Give yourself permission to eat the foods you enjoy, period: Do I need to elaborate on this? I will just in case you need a reminder. One of the best holiday eating tips I have is to just enjoy the food. If you’re anything like me (or a lot of other people) you probably have specific foods you eat during the holidays. And if you enjoy them and eat them once or twice a year, doesn’t that mean you should also enjoy them. No side of guilt. No feelings of shame or disgust. Just pure enjoyment. I will also add that while you are sitting down to eat and enjoying the food, focus on savouring every bite. This means being a little more mindful and present. Being thankful for what you have in front of you and showing gratitude to whoever put the effort into making it (especially if that is you). One of the principles of intuitive eating is to say bye to the food police. This means forgetting all the rules that are in your head from years of dieting and learning to trust your body and what it needs. This is of course much oversimplified, but I can’t go into too much detail in this post. I would encourage you to read this post all about how to go from guilt to mindful eating and have a look at the Intuitive Eating book of course.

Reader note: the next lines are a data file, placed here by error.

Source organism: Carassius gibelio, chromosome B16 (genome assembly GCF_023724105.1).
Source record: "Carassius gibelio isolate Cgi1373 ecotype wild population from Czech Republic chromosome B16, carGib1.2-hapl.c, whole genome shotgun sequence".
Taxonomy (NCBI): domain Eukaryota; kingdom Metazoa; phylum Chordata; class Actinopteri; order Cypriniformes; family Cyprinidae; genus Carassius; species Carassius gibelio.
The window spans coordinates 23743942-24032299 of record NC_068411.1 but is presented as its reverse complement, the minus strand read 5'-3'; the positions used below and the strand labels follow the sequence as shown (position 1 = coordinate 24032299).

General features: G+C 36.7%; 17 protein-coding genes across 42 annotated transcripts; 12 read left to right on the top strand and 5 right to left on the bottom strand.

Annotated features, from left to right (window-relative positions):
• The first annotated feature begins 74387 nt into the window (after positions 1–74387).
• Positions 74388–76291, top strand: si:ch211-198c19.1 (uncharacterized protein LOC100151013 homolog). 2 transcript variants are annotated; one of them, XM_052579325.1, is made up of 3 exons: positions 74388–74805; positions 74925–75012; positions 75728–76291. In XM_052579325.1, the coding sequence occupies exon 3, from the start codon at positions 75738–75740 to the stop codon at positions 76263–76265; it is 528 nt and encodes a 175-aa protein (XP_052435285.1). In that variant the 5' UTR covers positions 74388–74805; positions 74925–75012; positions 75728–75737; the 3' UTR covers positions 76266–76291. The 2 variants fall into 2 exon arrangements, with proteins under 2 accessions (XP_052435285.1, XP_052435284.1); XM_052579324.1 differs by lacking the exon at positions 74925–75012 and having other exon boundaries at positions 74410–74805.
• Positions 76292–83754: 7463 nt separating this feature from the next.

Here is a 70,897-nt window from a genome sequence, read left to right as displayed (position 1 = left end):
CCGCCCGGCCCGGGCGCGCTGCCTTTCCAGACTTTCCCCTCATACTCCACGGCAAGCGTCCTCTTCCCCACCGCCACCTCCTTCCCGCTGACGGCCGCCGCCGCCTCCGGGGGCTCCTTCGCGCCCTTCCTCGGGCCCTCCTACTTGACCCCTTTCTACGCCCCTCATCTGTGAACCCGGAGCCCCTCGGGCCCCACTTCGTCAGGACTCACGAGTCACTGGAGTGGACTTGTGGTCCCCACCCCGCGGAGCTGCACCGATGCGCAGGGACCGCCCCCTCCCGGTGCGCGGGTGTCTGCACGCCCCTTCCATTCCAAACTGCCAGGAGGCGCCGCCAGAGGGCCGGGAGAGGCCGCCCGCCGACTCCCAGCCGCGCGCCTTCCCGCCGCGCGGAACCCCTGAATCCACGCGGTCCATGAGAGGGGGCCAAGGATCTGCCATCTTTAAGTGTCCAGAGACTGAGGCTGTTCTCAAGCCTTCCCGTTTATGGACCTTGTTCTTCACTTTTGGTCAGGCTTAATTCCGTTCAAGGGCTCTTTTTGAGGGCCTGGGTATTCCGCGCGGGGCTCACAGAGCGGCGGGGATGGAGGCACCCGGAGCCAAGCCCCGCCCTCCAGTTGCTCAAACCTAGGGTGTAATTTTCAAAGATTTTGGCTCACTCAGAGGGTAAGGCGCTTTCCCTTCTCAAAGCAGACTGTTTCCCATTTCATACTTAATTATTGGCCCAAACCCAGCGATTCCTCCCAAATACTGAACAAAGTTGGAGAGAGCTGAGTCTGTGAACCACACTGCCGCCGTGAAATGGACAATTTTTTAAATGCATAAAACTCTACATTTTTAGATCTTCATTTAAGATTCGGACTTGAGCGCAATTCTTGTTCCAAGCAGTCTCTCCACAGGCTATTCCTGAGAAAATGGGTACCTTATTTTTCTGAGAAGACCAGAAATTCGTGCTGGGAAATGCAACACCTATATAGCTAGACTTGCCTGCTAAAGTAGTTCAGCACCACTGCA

Do you: Forget what ANYONE else says or thinks: Everyone has an opinion about diets, nutrition and food these days. As a holistic nutritionist, I hear about people’s opinions on various diets almost daily and as much as I love nutrition and food, it can be overwhelming if you’re not careful. One of my holiday eating tips is that before you head into a family meal, check in with yourself first. Be aware that diet culture is everywhere and people love to discuss what and how they eat these days. They will have an opinion. Focus on what foods feel good to you, what fuels your body and gives you energy and forget the rest. If someone starts talking about how they plan on jumping on a new diet in the new year, simply aim to change the subject and remember that everyone is on their own journey. There is no need to engage in diet talk and start to feel shitty about yourself (because thats what diet talk does). I am sure there are lots of other things to discuss rather than the latest keto craze, amirite?